Surplus Secrets -- No One Means To Sell Your Personal Financial Data Along With Their Ole Computers - But They Do
Seattle Times Business Reporter
About a dozen computers are stacked in the Redmond home of a self-employed software programmer. They once belonged to Washington Mutual before they were sold as surplus several months ago.
Now, Washington Mutual wants them back, and for good reason. The computers - and perhaps dozens more - contain confidential financial information such as Social Security numbers, loan applications and job histories of an unknown number of Washington Mutual customers.
While Washington Mutual continues to examine how such an oversight could have occurred, computer specialists say it is increasingly common for businesses to inadvertently sell computer equipment with all kinds of private and potentially damaging information.
"The proliferation of data is out of people's control," said John Jessen, managing director of Electronic Evidence Discovery, a Seattle firm that counsels companies on storage and disposal of electronic data. "This (Washington Mutual) is not an isolated incident. It's becoming a recognized problem in some organizations."
Last August, Washington Mutual executives were informed by the software programmer, who asked not to be named, that the Seattle-based thrift had sold hard drives containing personal financial information to him and possibly others for the past five years.
Washington Mutual since has tried to buy back the last batch of computers. The programmer purchased them in August through IBM Global Services, which buys and resells used equipment from corporations, including Washington Mutual. A deal may be reached within a week, said bank officials.
"It's very unsettling," said Libby Hutchinson, spokeswoman for the Seattle-based thrift. "We bank here, too. None of us wants any information - including our own - out there."
Since 1992, Washington Mutual has sold or donated about 3,700 computers. In 1996, it began selling surplus equipment through IBM Global Services. Before then, Washington Mutual sold its computers directly to the public from a warehouse in West Seattle.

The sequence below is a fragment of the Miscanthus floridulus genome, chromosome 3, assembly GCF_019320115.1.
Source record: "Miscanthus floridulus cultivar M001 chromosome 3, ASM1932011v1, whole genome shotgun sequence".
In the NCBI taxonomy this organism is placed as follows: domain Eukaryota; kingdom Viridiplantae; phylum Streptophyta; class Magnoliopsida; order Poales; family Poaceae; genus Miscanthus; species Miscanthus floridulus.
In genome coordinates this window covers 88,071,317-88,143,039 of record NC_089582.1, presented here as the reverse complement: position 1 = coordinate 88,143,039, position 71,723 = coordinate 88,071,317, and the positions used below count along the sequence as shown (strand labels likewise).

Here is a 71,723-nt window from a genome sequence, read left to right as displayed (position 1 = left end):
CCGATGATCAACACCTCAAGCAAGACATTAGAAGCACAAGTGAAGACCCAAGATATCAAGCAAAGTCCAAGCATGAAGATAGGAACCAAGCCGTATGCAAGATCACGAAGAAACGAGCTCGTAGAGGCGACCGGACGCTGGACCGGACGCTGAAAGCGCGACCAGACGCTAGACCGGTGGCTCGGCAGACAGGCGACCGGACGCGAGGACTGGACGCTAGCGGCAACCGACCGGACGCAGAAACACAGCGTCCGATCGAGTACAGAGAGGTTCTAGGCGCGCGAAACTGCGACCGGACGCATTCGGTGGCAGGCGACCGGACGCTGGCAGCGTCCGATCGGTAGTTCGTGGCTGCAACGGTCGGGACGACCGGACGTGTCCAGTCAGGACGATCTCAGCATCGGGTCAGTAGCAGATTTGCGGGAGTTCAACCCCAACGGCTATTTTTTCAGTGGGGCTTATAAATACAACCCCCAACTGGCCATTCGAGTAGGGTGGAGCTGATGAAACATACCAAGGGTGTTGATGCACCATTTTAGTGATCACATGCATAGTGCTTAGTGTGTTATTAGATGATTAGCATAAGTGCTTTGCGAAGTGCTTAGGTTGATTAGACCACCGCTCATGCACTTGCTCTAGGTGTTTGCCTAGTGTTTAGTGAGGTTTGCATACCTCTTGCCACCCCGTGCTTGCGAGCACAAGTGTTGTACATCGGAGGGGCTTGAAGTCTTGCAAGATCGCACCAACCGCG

IBM Global Services referred all inquiries to Washington Mutual.
"Washington Mutual is continuing to investigate this situation with our technical advisers, IBM Global Services. We are currently reviewing their process for cleaning hard drives to ensure that our customers' confidential information is removed," said Liane Wilson, executive vice president of Washington Mutual.
Washington Mutual will determine how much confidential material has been lost before deciding whether to notify its customers.
Such breaches of security can become nightmares for bank customers. With a Social Security number, thieves can acquire credit cards, obtain phony driver's licenses or open bank accounts. Industry estimates of credit-card fraud alone run as high as $3 billion annually.
The Washington Mutual case is not the first time a local financial-services company sold computer gear with confidential information.
In June 1993, the Seattle office of Arthur Andersen sued the same Redmond software programmer who purchased equipment from Washington Mutual. This time, the programmer bought 30 computer disks that contained internal audits of several local companies, including McCaw Cellular Communications. While Arthur Andersen estimated the value of the disks at about $3,000, the man wanted much more, according to court documents.